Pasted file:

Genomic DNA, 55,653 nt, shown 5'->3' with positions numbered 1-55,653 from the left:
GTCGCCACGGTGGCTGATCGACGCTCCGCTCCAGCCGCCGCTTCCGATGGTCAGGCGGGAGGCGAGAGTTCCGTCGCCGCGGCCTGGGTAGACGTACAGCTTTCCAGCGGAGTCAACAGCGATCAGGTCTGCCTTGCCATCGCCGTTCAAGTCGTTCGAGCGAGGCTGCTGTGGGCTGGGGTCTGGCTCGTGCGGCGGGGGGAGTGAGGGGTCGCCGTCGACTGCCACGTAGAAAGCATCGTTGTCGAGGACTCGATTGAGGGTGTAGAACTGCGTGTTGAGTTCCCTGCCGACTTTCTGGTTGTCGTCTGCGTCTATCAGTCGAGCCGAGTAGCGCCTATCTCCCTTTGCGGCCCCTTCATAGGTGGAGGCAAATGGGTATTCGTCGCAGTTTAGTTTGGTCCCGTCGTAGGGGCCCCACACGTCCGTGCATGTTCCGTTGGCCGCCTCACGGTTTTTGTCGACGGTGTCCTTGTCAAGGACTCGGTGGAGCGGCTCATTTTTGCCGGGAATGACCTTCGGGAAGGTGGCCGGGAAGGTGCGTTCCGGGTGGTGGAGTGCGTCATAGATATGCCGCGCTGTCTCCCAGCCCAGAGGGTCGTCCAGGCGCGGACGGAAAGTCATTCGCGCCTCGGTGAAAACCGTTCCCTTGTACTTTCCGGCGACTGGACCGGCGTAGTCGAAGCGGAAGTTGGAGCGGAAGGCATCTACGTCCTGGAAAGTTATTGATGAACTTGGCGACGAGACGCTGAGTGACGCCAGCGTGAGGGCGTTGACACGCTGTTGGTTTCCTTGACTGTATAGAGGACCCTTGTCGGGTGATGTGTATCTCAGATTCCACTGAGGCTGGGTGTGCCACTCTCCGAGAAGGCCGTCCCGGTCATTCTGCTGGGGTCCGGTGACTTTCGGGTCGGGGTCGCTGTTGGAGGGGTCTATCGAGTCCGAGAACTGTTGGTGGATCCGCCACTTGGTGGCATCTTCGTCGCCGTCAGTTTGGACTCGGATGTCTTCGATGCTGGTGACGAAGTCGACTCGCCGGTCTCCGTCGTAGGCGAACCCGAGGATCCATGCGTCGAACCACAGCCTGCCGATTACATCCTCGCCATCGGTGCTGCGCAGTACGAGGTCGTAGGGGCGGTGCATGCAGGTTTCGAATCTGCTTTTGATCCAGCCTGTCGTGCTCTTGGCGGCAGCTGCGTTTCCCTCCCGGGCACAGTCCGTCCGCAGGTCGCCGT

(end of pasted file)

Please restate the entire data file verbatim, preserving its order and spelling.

Genomic DNA, 55,653 nt, shown 5'->3' with positions numbered 1-55,653 from the left:
GTCGCCACGGTGGCTGATCGACGCTCCGCTCCAGCCGCCGCTTCCGATGGTCAGGCGGGAGGCGAGAGTTCCGTCGCCGCGGCCTGGGTAGACGTACAGCTTTCCAGCGGAGTCAACAGCGATCAGGTCTGCCTTGCCATCGCCGTTCAAGTCGTTCGAGCGAGGCTGCTGTGGGCTGGGGTCTGGCTCGTGCGGCGGGGGGAGTGAGGGGTCGCCGTCGACTGCCACGTAGAAAGCATCGTTGTCGAGGACTCGATTGAGGGTGTAGAACTGCGTGTTGAGTTCCCTGCCGACTTTCTGGTTGTCGTCTGCGTCTATCAGTCGAGCCGAGTAGCGCCTATCTCCCTTTGCGGCCCCTTCATAGGTGGAGGCAAATGGGTATTCGTCGCAGTTTAGTTTGGTCCCGTCGTAGGGGCCCCACACGTCCGTGCATGTTCCGTTGGCCGCCTCACGGTTTTTGTCGACGGTGTCCTTGTCAAGGACTCGGTGGAGCGGCTCATTTTTGCCGGGAATGACCTTCGGGAAGGTGGCCGGGAAGGTGCGTTCCGGGTGGTGGAGTGCGTCATAGATATGCCGCGCTGTCTCCCAGCCCAGAGGGTCGTCCAGGCGCGGACGGAAAGTCATTCGCGCCTCGGTGAAAACCGTTCCCTTGTACTTTCCGGCGACTGGACCGGCGTAGTCGAAGCGGAAGTTGGAGCGGAAGGCATCTACGTCCTGGAAAGTTATTGATGAACTTGGCGACGAGACGCTGAGTGACGCCAGCGTGAGGGCGTTGACACGCTGTTGGTTTCCTTGACTGTATAGAGGACCCTTGTCGGGTGATGTGTATCTCAGATTCCACTGAGGCTGGGTGTGCCACTCTCCGAGAAGGCCGTCCCGGTCATTCTGCTGGGGTCCGGTGACTTTCGGGTCGGGGTCGCTGTTGGAGGGGTCTATCGAGTCCGAGAACTGTTGGTGGATCCGCCACTTGGTGGCATCTTCGTCGCCGTCAGTTTGGACTCGGATGTCTTCGATGCTGGTGACGAAGTCGACTCGCCGGTCTCCGTCGTAGGCGAACCCGAGGATCCATGCGTCGAACCACAGCCTGCCGATTACATCCTCGCCATCGGTGCTGCGCAGTACGAGGTCGTAGGGGCGGTGCATGCAGGTTTCGAATCTGCTTTTGATCCAGCCTGTCGTGCTCTTGGCGGCAGCTGCGTTTCCCTCCCGGGCACAGTCCGTCCGCAGGTCGCCGT